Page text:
One hundred years ago, the artist Theo van Doesburg organized a ‘dada campaign’ through the Netherlands. The soiree of that time will be re-enacted in Haarlem next week.
In Amsterdam, mounted police had to be involved when a Dadaist tour visited the Bellevue Hall on 19 January 1923. The evening in one word: chaos. The author AM de Jong, later known for his Merijntje Gijzen books, was there. In the Socialist newspaper The people he reported indignantly the next day under the heading ‘Vlegels front and behind the scenes’.
De Jong not only found the performances below par, he also condemned the crowd that had gathered, who behaved in a particularly rowdy way: ‘It wasn’t even funny because of its silliness, it was just gross, tasteless, crude and completely uncivilized ‘ (he left unmentioned) that, among other things, ‘Hup Ajax!’ from the audience as noted elsewhere).
It had not gone much differently in Haarlem a day earlier in the ‘campaign’, and the reactions were the same, as journalist Peter Bruyn knows. “IN Haarlem’s Daily the editor-in-chief thought the whole thing was ridiculous what had happened. A disgrace to art, which should be uplifting. There were also people who thought it was funny, but in the decent world people didn’t like it at all.”
Barking and meowing
Peter Bruyn is one of the organizers of the event Dada Haarlem 1923 – 2023, which offers, among other things, exhibitions, films and performances. The highlight is the reenactment of the Haarlem dadasoiree from a hundred years ago, just like it was then in the Rosehaghe room. The public is encouraged to come in appropriate 1920s attire. Mobile phones are not allowed, but just like back then, whistling, barking and meowing are allowed.
Dadaism originated in Zurich, Switzerland, halfway through the First World War. People turned against the established order with absurd and confusing ‘anti-art’. Dada, a movement that did not want to be a movement, quickly caught on in the rest of Europe. The Netherlands only joined late, says Bruyn: “In 1920 it was actually already over with Dada, but the Dutch campaign along eight cities was only in 1923. There was a lot to do.”
The tour was organized by Theo Van Doesburg, one of De Stijl’s artists. “It was actually a very organized movement, but Van Doesburg was also interested in Dada. He had good international contacts and was able to lure the German Kurt Schwitters and the Hungarian Vilmos Huszár to the campaign. His wife Nelly played the piano at these festivities.”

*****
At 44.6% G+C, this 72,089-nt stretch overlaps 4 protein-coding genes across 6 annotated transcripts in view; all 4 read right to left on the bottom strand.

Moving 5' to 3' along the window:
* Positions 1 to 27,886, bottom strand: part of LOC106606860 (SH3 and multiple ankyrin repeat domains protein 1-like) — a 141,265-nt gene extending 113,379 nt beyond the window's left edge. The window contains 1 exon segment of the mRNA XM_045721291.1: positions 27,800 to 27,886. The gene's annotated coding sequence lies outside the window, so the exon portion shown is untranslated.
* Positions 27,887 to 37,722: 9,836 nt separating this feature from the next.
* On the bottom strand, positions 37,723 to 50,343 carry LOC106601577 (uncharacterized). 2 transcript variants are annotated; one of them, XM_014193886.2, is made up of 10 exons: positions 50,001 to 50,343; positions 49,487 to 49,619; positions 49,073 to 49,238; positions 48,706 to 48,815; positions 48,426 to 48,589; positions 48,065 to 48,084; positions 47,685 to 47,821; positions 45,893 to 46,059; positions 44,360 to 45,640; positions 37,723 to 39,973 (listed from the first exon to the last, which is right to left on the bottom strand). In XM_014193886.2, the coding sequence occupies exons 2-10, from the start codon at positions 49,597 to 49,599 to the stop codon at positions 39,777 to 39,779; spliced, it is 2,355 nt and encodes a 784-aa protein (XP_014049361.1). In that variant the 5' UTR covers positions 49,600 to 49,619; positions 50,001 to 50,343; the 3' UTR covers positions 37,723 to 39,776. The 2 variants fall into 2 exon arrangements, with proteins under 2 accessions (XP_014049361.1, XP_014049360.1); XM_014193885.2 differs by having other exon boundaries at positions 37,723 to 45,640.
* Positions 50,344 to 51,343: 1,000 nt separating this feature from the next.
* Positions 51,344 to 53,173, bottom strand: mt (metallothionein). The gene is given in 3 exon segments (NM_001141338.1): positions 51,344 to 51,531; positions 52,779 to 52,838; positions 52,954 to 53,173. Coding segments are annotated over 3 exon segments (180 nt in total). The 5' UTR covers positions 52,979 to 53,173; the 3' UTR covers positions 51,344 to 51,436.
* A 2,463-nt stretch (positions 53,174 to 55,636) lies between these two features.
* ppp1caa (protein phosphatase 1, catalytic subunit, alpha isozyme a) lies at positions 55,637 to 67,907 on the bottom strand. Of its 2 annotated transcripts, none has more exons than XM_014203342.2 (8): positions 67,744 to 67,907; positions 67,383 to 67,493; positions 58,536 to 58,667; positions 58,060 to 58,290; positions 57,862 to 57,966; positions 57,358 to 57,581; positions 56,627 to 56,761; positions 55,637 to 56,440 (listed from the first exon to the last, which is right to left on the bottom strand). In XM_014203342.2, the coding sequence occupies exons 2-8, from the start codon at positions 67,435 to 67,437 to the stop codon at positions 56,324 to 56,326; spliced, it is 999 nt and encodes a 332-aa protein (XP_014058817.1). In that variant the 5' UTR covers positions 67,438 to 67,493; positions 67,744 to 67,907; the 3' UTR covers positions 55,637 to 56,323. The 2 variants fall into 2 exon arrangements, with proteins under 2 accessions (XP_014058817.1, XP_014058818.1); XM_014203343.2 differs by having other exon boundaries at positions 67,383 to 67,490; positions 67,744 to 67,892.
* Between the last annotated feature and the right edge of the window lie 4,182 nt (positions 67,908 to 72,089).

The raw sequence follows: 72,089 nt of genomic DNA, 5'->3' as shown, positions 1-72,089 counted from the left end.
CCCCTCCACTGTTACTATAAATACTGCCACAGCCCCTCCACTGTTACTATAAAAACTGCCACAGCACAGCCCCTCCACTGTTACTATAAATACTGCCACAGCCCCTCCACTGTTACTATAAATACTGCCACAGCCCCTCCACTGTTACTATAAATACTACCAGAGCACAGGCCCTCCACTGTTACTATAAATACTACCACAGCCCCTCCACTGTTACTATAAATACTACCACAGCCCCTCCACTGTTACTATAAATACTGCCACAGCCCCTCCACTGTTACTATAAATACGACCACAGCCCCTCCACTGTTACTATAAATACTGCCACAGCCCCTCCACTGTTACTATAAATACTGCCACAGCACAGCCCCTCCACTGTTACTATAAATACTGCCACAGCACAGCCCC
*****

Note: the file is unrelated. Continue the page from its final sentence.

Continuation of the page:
Intense nose blowing
The program was not the same every night of the tour, but the opening act was always provided by Van Doesburg himself. In a dark room he read from the brochure – in black clothes with a white tie and white socks What is Dada?. In Haarlem, his lecture was interrupted by Kurt Schwitters blowing his nose violently, on other evenings the German made animal noises.
“Nelly van Doesburg played extreme piano pieces for the time when Vilmos Huszár was busy with some kind of doll. There was a lot of madness, also in the hall. People had bells and whistles with them,” says Bruyn.
Does Bruyn have any idea who attended the Haarlem dadasoiree at that time? “Hell yes. In the eighties a booklet was published in the evening where people who were there at the time were interviewed. It wasn’t Jan with the cap who came, it was mainly people from the art world. There were also prominent people , who didn’t like dada, but were curious.”
And who will come next Thursday and Friday when Haarlem’s soiree is reenacted by actors? “At least there are people who know what dada is, so you can fill it in yourself. But local residents have also become interested. In addition to the two evening performances, which are now sold out, we have arranged a matinee for them on Thursday. Other interested parties can also buy a ticket for it, because the performance only makes sense if the hall is full, just like in 1923. The public is an emphatic part of it.”
As a part of Dada Haarlem 1923 – 2023 performing at the pop center Het Patronaat Blixa Bargeld, the singer of the group Einstürzende Neubauten, who made a name for themselves with a set of instruments that included sledgehammers and shopping carts. Bargeld is an expert in Dada. There are more dada lovers in pop music. For example, the British electronic duo Cabaret Voltaire named themselves after the café in Zurich where dada originated.
Bruyn: “But with Cabaret Voltaire, there was only that reference in the name. Blixa Bargeld and Einstürzende Neubauten are really influenced by dada. There are several of them in pop music, but it is primarily about outsider musicians, also in the Netherlands.”
Did Dada have further influence in the Netherlands, according to Bruyn? “Then you end up with artists from the Fluxus corner, the art movement from the sixties. It is easy to draw a line from Dada to Willem de Ridder and Wim T. Schippers.”
More information: www.dadahaarlem.com